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Creole Culture



This question is part of final exam history 9-16

Asked by Henry, Last updated: Nov 30, 2020

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John Smith

John Smith

John Smith
John Smith

Answered Sep 09, 2016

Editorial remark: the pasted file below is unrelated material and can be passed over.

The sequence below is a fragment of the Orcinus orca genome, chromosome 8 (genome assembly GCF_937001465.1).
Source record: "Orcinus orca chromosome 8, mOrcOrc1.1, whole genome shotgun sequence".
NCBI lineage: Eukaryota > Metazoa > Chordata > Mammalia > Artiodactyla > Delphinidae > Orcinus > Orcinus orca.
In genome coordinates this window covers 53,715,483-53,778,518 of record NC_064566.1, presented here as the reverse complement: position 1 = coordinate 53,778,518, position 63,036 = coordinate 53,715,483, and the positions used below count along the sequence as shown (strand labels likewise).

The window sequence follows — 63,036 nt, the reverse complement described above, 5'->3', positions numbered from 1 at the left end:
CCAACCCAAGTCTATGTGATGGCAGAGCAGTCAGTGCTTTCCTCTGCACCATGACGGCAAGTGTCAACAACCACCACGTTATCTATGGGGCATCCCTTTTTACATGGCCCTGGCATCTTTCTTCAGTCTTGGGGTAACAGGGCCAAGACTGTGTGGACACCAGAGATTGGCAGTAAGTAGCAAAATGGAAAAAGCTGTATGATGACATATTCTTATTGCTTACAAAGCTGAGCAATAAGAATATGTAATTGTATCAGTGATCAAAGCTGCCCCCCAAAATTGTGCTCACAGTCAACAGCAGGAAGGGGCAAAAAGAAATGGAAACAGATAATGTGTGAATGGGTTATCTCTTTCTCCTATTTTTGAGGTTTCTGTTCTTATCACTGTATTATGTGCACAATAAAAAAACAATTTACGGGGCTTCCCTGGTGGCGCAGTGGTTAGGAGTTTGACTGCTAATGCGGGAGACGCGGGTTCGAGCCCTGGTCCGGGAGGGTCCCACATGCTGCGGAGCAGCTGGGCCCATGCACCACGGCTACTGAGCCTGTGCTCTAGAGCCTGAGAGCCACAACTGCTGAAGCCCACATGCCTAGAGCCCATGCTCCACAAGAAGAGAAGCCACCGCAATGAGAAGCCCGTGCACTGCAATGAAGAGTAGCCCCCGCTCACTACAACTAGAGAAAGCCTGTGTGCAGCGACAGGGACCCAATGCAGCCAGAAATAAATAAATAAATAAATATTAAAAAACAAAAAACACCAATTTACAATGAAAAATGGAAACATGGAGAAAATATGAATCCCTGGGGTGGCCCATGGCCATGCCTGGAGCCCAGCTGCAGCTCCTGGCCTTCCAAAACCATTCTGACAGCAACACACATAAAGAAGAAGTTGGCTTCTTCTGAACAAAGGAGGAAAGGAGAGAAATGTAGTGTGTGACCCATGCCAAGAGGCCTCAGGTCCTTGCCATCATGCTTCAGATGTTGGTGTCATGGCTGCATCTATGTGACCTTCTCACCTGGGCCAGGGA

The origins of creole people of color also known as gens de couleur date back to the 15th century, senegal africa and even before. the word creole, (people of color) does not denote african, but rather a blend of new world people who have roots going back to west africa and europe - the gullah language is what linguists call an english-based creole language. creoles arise in the context of trade, colonialism, and slavery when people of diverse backgrounds are thrown together and must forge a common means of communication. according to one view, creole languages are essentially hybrids that blend linguistic influences from a variety of different sources. in the case of gullah, the vocabulary is largely from the english target language, - this hybrid language served as a means of communication between british slave traders and local african traders, but it also served as a lingua franca, or common language, among africans of different tribes. - the practice of making and wearing charms and amulets for protection, healing, or the harm of others was a key aspect to early louisiana voodoo. the ground up root was combined with other elements such as bones, nails, roots, holy water, holy candles, holy incense, holy bread, or crucifixes. the administrator of the ritual frequently evoked protection from allah, the christian god, and jesus christ. this openness of african belief allowed for the adoption of catholic practices into louisiana voodoo - another component of louisiana voodoo brought from africa was the worship of ancestors and the subsequent emphasis on respect for elders. for this reason, the rate of survival among elderly slaves was high, further africanizing louisiana creole culture.[1]the slave trade also brought the belief in spirits which is central to louisiana voodoo. the spirits presided over every day matters of life, such as family, love, and justice.
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